But we need more (indiscernible), We need more village participants. The local counselor which we have here in the village, that need to be -- we donít have to go to school. The psychologists and psychiatrists, our elder people, they are our psychiatrists and they are our -- a chapter of our life. And they're the one that we should turn to, talk to these people. Because I was brought up by an elder woman. And she raised me up from ever since I was an orphan, (indiscernible) mother. And Titus and I, we had many fights when we were growing up, and every time some of us or both of us talked, we -- at the end, we always disagree with one another too. So -- but I really honor his speech and anything that he says, because he is my brother and we're -- always been close.

And thank you for allowing me to say a few words. Thank you.

FATHER ELLIOTT: Oh, John, couple of questions; in fact, three very quick ones. It was said by a doctor the other day that Native drunkenness is not alcoholism in the usual definition. An alcoholic is one who cannot stop drinking once he takes a drink. He rather said that it was called binge drinking; that is, a Native person could be away from alcohol, say on a trap line, for two months, three months. But when he comes to town, that's when he goes on a binge. And then he may be off of it for a month, and then comes back and has another binge. And that's what triggers this violent behavior. So I'd like your comment on that.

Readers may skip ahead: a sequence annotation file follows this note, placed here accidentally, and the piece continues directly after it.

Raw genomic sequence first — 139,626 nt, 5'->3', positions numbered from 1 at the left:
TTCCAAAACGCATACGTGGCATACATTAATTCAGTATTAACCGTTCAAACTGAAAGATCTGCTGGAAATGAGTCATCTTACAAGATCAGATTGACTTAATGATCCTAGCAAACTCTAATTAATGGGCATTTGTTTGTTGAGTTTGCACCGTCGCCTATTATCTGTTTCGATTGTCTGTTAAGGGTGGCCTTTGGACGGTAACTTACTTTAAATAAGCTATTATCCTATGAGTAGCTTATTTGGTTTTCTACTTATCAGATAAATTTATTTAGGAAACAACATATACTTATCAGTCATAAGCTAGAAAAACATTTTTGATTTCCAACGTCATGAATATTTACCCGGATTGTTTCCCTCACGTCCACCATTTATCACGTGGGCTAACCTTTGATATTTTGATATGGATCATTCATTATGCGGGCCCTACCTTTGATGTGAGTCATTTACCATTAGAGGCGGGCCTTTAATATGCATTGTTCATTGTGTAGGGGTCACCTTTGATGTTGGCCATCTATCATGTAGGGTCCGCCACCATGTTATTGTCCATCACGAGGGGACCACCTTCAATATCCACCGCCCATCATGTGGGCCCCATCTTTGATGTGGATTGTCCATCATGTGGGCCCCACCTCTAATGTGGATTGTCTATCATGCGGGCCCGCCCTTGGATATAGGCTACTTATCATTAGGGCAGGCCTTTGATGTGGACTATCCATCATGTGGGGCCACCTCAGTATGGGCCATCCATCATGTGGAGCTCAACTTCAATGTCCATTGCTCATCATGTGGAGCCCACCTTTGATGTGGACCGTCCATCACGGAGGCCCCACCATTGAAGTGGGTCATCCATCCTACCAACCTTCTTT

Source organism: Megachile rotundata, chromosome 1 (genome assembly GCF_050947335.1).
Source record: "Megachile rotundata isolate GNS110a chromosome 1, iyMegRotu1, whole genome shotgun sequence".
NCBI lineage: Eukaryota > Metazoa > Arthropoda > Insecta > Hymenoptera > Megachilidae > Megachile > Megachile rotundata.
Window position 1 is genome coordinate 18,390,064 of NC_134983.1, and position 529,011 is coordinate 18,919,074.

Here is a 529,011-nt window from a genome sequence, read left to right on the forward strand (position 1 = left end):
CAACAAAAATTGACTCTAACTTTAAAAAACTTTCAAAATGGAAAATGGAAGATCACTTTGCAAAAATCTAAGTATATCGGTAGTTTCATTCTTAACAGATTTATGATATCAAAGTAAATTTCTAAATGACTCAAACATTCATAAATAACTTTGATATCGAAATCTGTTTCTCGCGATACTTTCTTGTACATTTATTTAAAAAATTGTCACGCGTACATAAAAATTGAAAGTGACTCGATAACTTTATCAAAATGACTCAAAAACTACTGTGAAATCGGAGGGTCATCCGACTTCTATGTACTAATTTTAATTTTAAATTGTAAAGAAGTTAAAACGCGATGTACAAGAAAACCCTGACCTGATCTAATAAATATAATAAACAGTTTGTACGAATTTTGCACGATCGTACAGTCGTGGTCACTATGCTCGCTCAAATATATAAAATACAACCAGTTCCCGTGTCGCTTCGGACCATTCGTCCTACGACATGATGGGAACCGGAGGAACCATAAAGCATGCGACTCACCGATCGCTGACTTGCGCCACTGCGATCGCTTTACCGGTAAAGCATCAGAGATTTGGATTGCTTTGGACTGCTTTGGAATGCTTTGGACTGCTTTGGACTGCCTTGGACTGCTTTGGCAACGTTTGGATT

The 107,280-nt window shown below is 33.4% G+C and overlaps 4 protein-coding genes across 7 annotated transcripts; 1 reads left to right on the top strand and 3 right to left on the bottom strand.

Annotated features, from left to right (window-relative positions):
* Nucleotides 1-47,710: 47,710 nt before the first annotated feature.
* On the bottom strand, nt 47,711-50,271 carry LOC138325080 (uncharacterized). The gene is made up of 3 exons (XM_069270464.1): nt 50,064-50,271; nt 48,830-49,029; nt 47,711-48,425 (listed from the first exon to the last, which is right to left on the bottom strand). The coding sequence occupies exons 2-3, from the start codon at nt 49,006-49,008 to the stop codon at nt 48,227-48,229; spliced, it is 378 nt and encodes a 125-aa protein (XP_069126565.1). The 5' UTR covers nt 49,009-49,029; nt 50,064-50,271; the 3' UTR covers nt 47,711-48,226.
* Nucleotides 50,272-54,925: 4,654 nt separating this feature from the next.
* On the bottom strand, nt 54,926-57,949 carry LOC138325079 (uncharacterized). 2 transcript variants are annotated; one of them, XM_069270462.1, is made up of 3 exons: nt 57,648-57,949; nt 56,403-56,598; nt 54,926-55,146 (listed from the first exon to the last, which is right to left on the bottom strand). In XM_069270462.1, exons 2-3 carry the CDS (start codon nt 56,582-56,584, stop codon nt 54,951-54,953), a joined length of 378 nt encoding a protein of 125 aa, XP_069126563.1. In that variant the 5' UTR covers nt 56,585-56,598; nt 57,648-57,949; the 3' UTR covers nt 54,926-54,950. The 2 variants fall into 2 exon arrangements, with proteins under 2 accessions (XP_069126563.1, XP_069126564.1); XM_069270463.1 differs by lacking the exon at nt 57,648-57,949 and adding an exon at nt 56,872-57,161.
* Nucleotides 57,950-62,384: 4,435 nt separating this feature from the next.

And secondly, a couple, I understand, came to Minto from one of the Lower Yukon villages to the recovery camp, spirit camp, and went through the program, were great. But when they went back to their Lower Yukon village, they had no support, and they immediately fell back into the trap of drinking again. And so what has been developed as way in the way of what support is given to a person when they come back from your camp into their local village or town?

And thirdly, what can this Commission do to help you in your program?

MR. TITUS: I think that coming back from a recovery camp or things like that, that all these things are available. We need to have a aftercare open in the village, like group of people, a group of elder. And that could deal with these people that are coming -- just got out of camp or whatever, that treatment.

That's why it should be designed that the whole family should go to recovery camp. One family that are having problems with alcohol affects the whole family. And they all should be at the camp. When I was running the camp, I had whole family, the kids, wife, husband, all of them up there at one time, to make them understand that one of the person in the family is afflicted with alcoholism, and they have to learn to live with that person and learn to -- what to look out for, and stuff like that. And so that's why it's a recovery camp but it's also a family camp, family recovery camp, that's what it should be referred to.

And the same way with these spirit camps, same way with these youth survival; that the family should take to be involved in it and be part of it, to understand -- so the kids could understand at the same time that they learn, the same time.